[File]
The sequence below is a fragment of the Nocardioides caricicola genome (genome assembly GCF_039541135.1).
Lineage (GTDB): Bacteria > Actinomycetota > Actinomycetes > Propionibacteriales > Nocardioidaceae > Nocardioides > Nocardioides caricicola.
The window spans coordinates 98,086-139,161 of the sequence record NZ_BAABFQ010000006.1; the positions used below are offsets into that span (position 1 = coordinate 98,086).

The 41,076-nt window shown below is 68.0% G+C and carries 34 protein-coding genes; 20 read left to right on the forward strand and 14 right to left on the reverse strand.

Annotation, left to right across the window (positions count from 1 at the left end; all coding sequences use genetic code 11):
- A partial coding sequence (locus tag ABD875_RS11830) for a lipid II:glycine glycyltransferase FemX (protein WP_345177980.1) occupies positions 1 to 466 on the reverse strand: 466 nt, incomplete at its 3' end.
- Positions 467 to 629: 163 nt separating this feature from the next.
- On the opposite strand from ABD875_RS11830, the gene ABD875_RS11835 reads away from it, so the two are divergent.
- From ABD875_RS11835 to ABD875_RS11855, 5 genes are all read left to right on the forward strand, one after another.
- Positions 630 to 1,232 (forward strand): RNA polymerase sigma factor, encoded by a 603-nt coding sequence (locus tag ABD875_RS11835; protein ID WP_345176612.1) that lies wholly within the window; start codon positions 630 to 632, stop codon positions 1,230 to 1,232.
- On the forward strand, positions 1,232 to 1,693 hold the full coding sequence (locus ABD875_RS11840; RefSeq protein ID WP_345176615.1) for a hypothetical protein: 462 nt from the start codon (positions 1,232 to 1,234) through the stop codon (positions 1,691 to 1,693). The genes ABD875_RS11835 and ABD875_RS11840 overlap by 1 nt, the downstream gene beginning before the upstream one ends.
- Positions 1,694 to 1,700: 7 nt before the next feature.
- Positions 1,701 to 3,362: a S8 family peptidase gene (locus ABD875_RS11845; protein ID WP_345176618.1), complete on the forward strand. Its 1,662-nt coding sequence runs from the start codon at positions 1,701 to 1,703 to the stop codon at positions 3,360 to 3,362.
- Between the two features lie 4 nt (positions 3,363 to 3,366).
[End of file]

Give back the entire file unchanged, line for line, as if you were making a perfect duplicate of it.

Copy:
The sequence below is a fragment of the Nocardioides caricicola genome (genome assembly GCF_039541135.1).
Lineage (GTDB): Bacteria > Actinomycetota > Actinomycetes > Propionibacteriales > Nocardioidaceae > Nocardioides > Nocardioides caricicola.
The window spans coordinates 98,086-139,161 of the sequence record NZ_BAABFQ010000006.1; the positions used below are offsets into that span (position 1 = coordinate 98,086).

The 41,076-nt window shown below is 68.0% G+C and carries 34 protein-coding genes; 20 read left to right on the forward strand and 14 right to left on the reverse strand.

Annotation, left to right across the window (positions count from 1 at the left end; all coding sequences use genetic code 11):
- A partial coding sequence (locus tag ABD875_RS11830) for a lipid II:glycine glycyltransferase FemX (protein WP_345177980.1) occupies positions 1 to 466 on the reverse strand: 466 nt, incomplete at its 3' end.
- Positions 467 to 629: 163 nt separating this feature from the next.
- On the opposite strand from ABD875_RS11830, the gene ABD875_RS11835 reads away from it, so the two are divergent.
- From ABD875_RS11835 to ABD875_RS11855, 5 genes are all read left to right on the forward strand, one after another.
- Positions 630 to 1,232 (forward strand): RNA polymerase sigma factor, encoded by a 603-nt coding sequence (locus tag ABD875_RS11835; protein ID WP_345176612.1) that lies wholly within the window; start codon positions 630 to 632, stop codon positions 1,230 to 1,232.
- On the forward strand, positions 1,232 to 1,693 hold the full coding sequence (locus ABD875_RS11840; RefSeq protein ID WP_345176615.1) for a hypothetical protein: 462 nt from the start codon (positions 1,232 to 1,234) through the stop codon (positions 1,691 to 1,693). The genes ABD875_RS11835 and ABD875_RS11840 overlap by 1 nt, the downstream gene beginning before the upstream one ends.
- Positions 1,694 to 1,700: 7 nt before the next feature.
- Positions 1,701 to 3,362: a S8 family peptidase gene (locus ABD875_RS11845; protein ID WP_345176618.1), complete on the forward strand. Its 1,662-nt coding sequence runs from the start codon at positions 1,701 to 1,703 to the stop codon at positions 3,360 to 3,362.
- Between the two features lie 4 nt (positions 3,363 to 3,366).